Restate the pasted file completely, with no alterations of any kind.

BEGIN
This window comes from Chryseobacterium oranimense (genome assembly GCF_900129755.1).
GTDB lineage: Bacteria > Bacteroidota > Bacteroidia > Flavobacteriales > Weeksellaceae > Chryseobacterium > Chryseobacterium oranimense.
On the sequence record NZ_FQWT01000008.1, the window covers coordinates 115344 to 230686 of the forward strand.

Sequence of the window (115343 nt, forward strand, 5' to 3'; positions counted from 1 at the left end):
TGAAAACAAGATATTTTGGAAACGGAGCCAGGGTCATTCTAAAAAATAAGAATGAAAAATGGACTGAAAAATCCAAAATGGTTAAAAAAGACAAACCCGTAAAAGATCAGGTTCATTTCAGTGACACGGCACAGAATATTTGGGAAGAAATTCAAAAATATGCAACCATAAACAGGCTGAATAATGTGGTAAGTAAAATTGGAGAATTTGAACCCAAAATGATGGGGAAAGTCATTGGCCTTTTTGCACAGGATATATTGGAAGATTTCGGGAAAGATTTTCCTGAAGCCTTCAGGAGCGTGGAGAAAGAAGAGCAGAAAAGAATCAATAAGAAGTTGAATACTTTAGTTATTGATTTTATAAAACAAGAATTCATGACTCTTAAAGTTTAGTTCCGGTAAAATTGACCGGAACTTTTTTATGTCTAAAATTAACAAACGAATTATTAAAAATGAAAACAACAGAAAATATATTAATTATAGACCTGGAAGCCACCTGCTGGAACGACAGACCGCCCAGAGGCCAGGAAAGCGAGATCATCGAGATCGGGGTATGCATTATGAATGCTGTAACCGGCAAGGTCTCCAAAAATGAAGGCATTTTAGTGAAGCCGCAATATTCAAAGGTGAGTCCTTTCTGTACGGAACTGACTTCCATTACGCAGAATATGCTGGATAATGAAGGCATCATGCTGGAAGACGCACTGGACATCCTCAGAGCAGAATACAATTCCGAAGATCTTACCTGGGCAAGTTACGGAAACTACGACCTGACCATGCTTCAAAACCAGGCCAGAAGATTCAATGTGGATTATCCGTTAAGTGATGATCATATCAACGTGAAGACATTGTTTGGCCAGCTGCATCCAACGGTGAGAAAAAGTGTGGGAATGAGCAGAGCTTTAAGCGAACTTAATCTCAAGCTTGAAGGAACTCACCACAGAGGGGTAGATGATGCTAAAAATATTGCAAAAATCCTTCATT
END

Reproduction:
This window comes from Chryseobacterium oranimense (genome assembly GCF_900129755.1).
GTDB lineage: Bacteria > Bacteroidota > Bacteroidia > Flavobacteriales > Weeksellaceae > Chryseobacterium > Chryseobacterium oranimense.
On the sequence record NZ_FQWT01000008.1, the window covers coordinates 115344 to 230686 of the forward strand.

Sequence of the window (115343 nt, forward strand, 5' to 3'; positions counted from 1 at the left end):
TGAAAACAAGATATTTTGGAAACGGAGCCAGGGTCATTCTAAAAAATAAGAATGAAAAATGGACTGAAAAATCCAAAATGGTTAAAAAAGACAAACCCGTAAAAGATCAGGTTCATTTCAGTGACACGGCACAGAATATTTGGGAAGAAATTCAAAAATATGCAACCATAAACAGGCTGAATAATGTGGTAAGTAAAATTGGAGAATTTGAACCCAAAATGATGGGGAAAGTCATTGGCCTTTTTGCACAGGATATATTGGAAGATTTCGGGAAAGATTTTCCTGAAGCCTTCAGGAGCGTGGAGAAAGAAGAGCAGAAAAGAATCAATAAGAAGTTGAATACTTTAGTTATTGATTTTATAAAACAAGAATTCATGACTCTTAAAGTTTAGTTCCGGTAAAATTGACCGGAACTTTTTTATGTCTAAAATTAACAAACGAATTATTAAAAATGAAAACAACAGAAAATATATTAATTATAGACCTGGAAGCCACCTGCTGGAACGACAGACCGCCCAGAGGCCAGGAAAGCGAGATCATCGAGATCGGGGTATGCATTATGAATGCTGTAACCGGCAAGGTCTCCAAAAATGAAGGCATTTTAGTGAAGCCGCAATATTCAAAGGTGAGTCCTTTCTGTACGGAACTGACTTCCATTACGCAGAATATGCTGGATAATGAAGGCATCATGCTGGAAGACGCACTGGACATCCTCAGAGCAGAATACAATTCCGAAGATCTTACCTGGGCAAGTTACGGAAACTACGACCTGACCATGCTTCAAAACCAGGCCAGAAGATTCAATGTGGATTATCCGTTAAGTGATGATCATATCAACGTGAAGACATTGTTTGGCCAGCTGCATCCAACGGTGAGAAAAAGTGTGGGAATGAGCAGAGCTTTAAGCGAACTTAATCTCAAGCTTGAAGGAACTCACCACAGAGGGGTAGATGATGCTAAAAATATTGCAAAAATCCTTCATT